The University Writing Center (115 Halle Library; 487-0694) offers one-to-one writing consulting for both undergraduate and graduate students. Students can make appointments or drop in between the hours of 10 a.m. and 6 p.m. Mondays through Thursdays and from 11 a.m. to 4 p.m. on Fridays. Students should bring a draft of what they're working on and their assignment sheet. The UWC opens for the Winter 2013 semester on Monday, January 14 and will close on Friday, April 19.
The UWC also offers small group workshops on various topics related to writing (e.g., Organizing Your Writing; Incorporating Evidence; Revising Your Writing; Conquering Commas; Finding and Fixing Errors). Workshops are offered at different times in the UWC. Visit the UWC page ( http://www.emich.edu/english/writing-center ) to see our workshop calendar. To register for a workshop, click the link from the UWC page for the type of workshop you wish to attend.
The UWC also has several satellite sites across campus. These satellites provide writing support to students within the various colleges. For more information about our satellite locations and hours, visit the UWC web site: http://www.emich.edu/english/writing-center .
The Academic Projects Center (116 Halle Library) also offers one-to-one writing consulting for students, in addition to consulting on research and technology-related issues. The APC is open 11 a.m. to 5 p.m. Mondays through Thursdays for drop-in consultations . Additional information about the APC can be found at http://www.emich.edu/apc . Students visiting the Academic Projects Center or any of the satellites of the University Writing Center should also bring with them a draft of what they're working on and their assignment sheet.
Current University policy recognizes the rights of students to observe religious holidays without penalty to the student. Students will provide advance notice to the instructor in order to make up work, including examinations, they miss as a result of their absence from class due to observance of religious holidays. If satisfactory arrangements cannot be made with the instructor, the student may appeal to the school director or head(s) of department(s) in which the course(s) is / are offered.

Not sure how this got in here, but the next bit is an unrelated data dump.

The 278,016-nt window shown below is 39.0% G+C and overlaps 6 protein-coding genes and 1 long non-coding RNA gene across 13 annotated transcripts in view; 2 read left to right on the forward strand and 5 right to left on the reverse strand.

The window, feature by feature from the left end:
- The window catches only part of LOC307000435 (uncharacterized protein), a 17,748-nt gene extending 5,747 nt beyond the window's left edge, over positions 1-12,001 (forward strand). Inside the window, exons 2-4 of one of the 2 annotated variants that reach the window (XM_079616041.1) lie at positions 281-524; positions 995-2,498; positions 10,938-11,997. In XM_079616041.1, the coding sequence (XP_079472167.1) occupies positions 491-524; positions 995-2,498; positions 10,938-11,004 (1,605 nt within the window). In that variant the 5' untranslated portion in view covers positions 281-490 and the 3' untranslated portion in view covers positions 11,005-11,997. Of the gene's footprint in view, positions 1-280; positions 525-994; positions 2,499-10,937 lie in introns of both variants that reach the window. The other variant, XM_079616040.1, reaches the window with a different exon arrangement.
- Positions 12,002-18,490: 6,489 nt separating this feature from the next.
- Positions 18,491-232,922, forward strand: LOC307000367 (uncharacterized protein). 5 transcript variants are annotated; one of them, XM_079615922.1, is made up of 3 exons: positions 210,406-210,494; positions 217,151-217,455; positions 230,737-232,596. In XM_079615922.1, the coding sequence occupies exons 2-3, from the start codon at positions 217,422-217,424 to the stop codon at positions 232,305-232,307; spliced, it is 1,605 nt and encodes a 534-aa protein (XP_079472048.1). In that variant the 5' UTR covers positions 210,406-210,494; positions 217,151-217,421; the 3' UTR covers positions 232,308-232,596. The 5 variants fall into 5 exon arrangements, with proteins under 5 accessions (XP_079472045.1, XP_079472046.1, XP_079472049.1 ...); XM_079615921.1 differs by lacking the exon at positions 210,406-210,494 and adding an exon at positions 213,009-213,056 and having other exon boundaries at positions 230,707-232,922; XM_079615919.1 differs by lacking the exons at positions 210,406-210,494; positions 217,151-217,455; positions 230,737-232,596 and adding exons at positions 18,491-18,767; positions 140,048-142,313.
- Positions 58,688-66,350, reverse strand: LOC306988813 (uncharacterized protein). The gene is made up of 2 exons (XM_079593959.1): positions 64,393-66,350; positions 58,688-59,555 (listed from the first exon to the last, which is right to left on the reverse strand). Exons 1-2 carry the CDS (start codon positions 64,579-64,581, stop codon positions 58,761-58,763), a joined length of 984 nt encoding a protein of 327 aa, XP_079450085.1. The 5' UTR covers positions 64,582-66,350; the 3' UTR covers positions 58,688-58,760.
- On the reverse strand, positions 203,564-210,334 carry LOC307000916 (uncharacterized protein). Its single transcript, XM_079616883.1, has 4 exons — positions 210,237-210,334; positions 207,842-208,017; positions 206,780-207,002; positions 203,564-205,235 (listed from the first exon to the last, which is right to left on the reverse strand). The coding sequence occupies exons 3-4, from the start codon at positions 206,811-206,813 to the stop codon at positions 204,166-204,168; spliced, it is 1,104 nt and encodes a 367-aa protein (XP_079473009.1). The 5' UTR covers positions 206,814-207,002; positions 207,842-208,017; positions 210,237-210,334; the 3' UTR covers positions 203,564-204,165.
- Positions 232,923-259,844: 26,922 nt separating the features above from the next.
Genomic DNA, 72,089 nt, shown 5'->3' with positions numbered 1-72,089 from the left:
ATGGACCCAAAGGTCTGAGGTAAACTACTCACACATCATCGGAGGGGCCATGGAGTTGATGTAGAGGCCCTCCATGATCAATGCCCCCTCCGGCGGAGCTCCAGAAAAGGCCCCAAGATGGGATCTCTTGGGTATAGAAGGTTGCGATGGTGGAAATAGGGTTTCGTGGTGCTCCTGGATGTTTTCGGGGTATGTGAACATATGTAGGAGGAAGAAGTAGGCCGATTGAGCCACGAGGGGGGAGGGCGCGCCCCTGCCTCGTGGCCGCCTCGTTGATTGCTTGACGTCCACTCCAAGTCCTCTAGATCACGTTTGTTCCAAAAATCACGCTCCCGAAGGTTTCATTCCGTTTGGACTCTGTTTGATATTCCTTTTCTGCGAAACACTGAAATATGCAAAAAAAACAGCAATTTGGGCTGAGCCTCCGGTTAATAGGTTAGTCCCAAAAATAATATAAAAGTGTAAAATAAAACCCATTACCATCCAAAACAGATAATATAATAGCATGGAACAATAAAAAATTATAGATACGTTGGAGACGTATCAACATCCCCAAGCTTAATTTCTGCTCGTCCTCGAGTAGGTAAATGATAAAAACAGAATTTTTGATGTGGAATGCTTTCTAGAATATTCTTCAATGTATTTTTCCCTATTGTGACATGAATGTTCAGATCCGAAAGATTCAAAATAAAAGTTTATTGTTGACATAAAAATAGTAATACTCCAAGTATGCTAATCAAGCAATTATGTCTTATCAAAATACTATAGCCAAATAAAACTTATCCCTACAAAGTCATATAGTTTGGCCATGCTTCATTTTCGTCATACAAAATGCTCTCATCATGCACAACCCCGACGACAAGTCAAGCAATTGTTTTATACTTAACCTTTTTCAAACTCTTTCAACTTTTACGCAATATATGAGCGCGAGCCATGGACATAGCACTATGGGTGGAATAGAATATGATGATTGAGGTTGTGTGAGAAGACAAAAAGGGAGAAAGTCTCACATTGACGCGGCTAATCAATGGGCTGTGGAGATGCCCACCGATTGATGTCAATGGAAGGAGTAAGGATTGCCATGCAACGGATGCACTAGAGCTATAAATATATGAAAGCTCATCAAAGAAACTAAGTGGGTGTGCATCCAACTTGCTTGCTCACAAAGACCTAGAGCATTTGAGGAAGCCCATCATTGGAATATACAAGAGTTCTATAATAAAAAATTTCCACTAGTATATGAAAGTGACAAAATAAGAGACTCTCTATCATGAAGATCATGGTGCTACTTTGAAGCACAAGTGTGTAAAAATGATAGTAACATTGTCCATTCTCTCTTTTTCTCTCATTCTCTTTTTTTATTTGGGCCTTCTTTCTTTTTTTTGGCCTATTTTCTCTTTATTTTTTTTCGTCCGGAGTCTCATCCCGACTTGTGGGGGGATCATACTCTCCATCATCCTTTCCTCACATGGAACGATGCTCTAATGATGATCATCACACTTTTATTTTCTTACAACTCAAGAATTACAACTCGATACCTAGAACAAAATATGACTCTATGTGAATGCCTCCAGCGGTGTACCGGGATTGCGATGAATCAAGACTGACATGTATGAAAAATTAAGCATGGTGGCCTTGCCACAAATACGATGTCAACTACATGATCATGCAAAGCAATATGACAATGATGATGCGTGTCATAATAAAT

Academic dishonesty, including all forms of cheating, falsification, and/or plagiarism, will not be tolerated in this course. Penalties for an act of academic dishonesty may range from receiving a failing grade for a particular assignment to receiving a failing grade for the entire course. In addition, you may be referred to the Office of Student Conduct and Community Standards for discipline that can result in either a suspension or permanent dismissal. The Student Conduct Code contains detailed definitions of what constitutes academic dishonesty but if you are not sure about whether something you are doing would be considered academic dishonesty, consult with the course instructor. You may access the Code online at: www.emich.edu/studentconduct/
Students are expected to abide by the Student Conduct Code and assist in creating an environment that is conducive to learning and protects the rights of all members of the University Community. Incivility and disruptive behavior will not be tolerated and may result in a request to leave class and referral to the Office of Student Conduct and Community Standards (SJS) for discipline. Examples of inappropriate classroom conduct include repeatedly arriving late to class, using a mobile/cellular phone while in the class session, or talking while others are speaking. You may access the Code online at www.emich.edu/studentconduct/
When we aren't in a computer lab, if ever, those who use laptops during class should sit in the back row if possible, to avoid distracting others with what is on their screens.
If you wish to be accommodated for your disability, EMU Board of Regents Policy 8.3 requires that you first register with the Disability Resource Center (DRC) in 240K EMU Student Center. You may contact DRC by telephone (734.487.2470). Students with disabilities are encouraged to register with the DRC promptly as you will only be accommodated from the date you register with them forward. No retroactive accommodations are possible.
The Student Exchange Visitor Information System (SEVIS) requires F and J students to report the following to the Office of International Students 244 EMU Student Center within ten (10) days of the event: